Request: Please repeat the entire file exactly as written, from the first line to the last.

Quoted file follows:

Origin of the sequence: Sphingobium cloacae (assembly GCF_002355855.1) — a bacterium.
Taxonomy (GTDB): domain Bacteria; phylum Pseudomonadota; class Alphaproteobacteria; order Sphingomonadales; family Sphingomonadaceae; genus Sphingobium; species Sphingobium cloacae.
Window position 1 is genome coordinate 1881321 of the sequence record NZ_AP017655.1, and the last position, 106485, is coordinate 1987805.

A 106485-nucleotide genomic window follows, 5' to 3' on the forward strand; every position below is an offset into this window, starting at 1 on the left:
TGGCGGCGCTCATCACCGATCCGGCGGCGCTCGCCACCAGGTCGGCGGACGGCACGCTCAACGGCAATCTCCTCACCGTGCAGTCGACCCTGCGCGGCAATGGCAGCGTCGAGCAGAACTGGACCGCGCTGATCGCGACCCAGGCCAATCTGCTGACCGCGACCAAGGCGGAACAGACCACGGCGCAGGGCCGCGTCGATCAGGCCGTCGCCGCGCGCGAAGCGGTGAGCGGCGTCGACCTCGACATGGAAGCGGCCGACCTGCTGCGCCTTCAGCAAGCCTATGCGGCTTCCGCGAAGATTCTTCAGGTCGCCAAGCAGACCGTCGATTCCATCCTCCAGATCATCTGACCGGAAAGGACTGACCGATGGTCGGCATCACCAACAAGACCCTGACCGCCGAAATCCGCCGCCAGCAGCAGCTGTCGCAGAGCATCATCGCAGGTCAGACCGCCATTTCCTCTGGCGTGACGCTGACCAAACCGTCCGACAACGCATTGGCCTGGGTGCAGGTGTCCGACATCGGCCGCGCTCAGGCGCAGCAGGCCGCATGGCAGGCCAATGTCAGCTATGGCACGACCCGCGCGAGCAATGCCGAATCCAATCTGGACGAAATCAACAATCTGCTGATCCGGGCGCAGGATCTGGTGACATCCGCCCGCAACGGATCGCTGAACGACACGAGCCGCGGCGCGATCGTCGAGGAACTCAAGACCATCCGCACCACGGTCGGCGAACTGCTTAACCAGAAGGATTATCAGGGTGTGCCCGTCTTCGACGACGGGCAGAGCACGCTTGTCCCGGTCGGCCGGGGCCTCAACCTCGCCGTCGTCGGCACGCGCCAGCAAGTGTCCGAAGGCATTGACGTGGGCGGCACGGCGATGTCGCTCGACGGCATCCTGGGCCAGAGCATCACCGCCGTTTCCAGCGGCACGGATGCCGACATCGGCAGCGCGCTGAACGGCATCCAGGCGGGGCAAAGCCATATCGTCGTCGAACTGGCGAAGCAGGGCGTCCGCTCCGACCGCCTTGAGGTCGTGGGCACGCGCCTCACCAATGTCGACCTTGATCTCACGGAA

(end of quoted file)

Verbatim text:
Origin of the sequence: Sphingobium cloacae (assembly GCF_002355855.1) — a bacterium.
Taxonomy (GTDB): domain Bacteria; phylum Pseudomonadota; class Alphaproteobacteria; order Sphingomonadales; family Sphingomonadaceae; genus Sphingobium; species Sphingobium cloacae.
Window position 1 is genome coordinate 1881321 of the sequence record NZ_AP017655.1, and the last position, 106485, is coordinate 1987805.

A 106485-nucleotide genomic window follows, 5' to 3' on the forward strand; every position below is an offset into this window, starting at 1 on the left:
TGGCGGCGCTCATCACCGATCCGGCGGCGCTCGCCACCAGGTCGGCGGACGGCACGCTCAACGGCAATCTCCTCACCGTGCAGTCGACCCTGCGCGGCAATGGCAGCGTCGAGCAGAACTGGACCGCGCTGATCGCGACCCAGGCCAATCTGCTGACCGCGACCAAGGCGGAACAGACCACGGCGCAGGGCCGCGTCGATCAGGCCGTCGCCGCGCGCGAAGCGGTGAGCGGCGTCGACCTCGACATGGAAGCGGCCGACCTGCTGCGCCTTCAGCAAGCCTATGCGGCTTCCGCGAAGATTCTTCAGGTCGCCAAGCAGACCGTCGATTCCATCCTCCAGATCATCTGACCGGAAAGGACTGACCGATGGTCGGCATCACCAACAAGACCCTGACCGCCGAAATCCGCCGCCAGCAGCAGCTGTCGCAGAGCATCATCGCAGGTCAGACCGCCATTTCCTCTGGCGTGACGCTGACCAAACCGTCCGACAACGCATTGGCCTGGGTGCAGGTGTCCGACATCGGCCGCGCTCAGGCGCAGCAGGCCGCATGGCAGGCCAATGTCAGCTATGGCACGACCCGCGCGAGCAATGCCGAATCCAATCTGGACGAAATCAACAATCTGCTGATCCGGGCGCAGGATCTGGTGACATCCGCCCGCAACGGATCGCTGAACGACACGAGCCGCGGCGCGATCGTCGAGGAACTCAAGACCATCCGCACCACGGTCGGCGAACTGCTTAACCAGAAGGATTATCAGGGTGTGCCCGTCTTCGACGACGGGCAGAGCACGCTTGTCCCGGTCGGCCGGGGCCTCAACCTCGCCGTCGTCGGCACGCGCCAGCAAGTGTCCGAAGGCATTGACGTGGGCGGCACGGCGATGTCGCTCGACGGCATCCTGGGCCAGAGCATCACCGCCGTTTCCAGCGGCACGGATGCCGACATCGGCAGCGCGCTGAACGGCATCCAGGCGGGGCAAAGCCATATCGTCGTCGAACTGGCGAAGCAGGGCGTCCGCTCCGACCGCCTTGAGGTCGTGGGCACGCGCCTCACCAATGTCGACCTTGATCTCACGGAA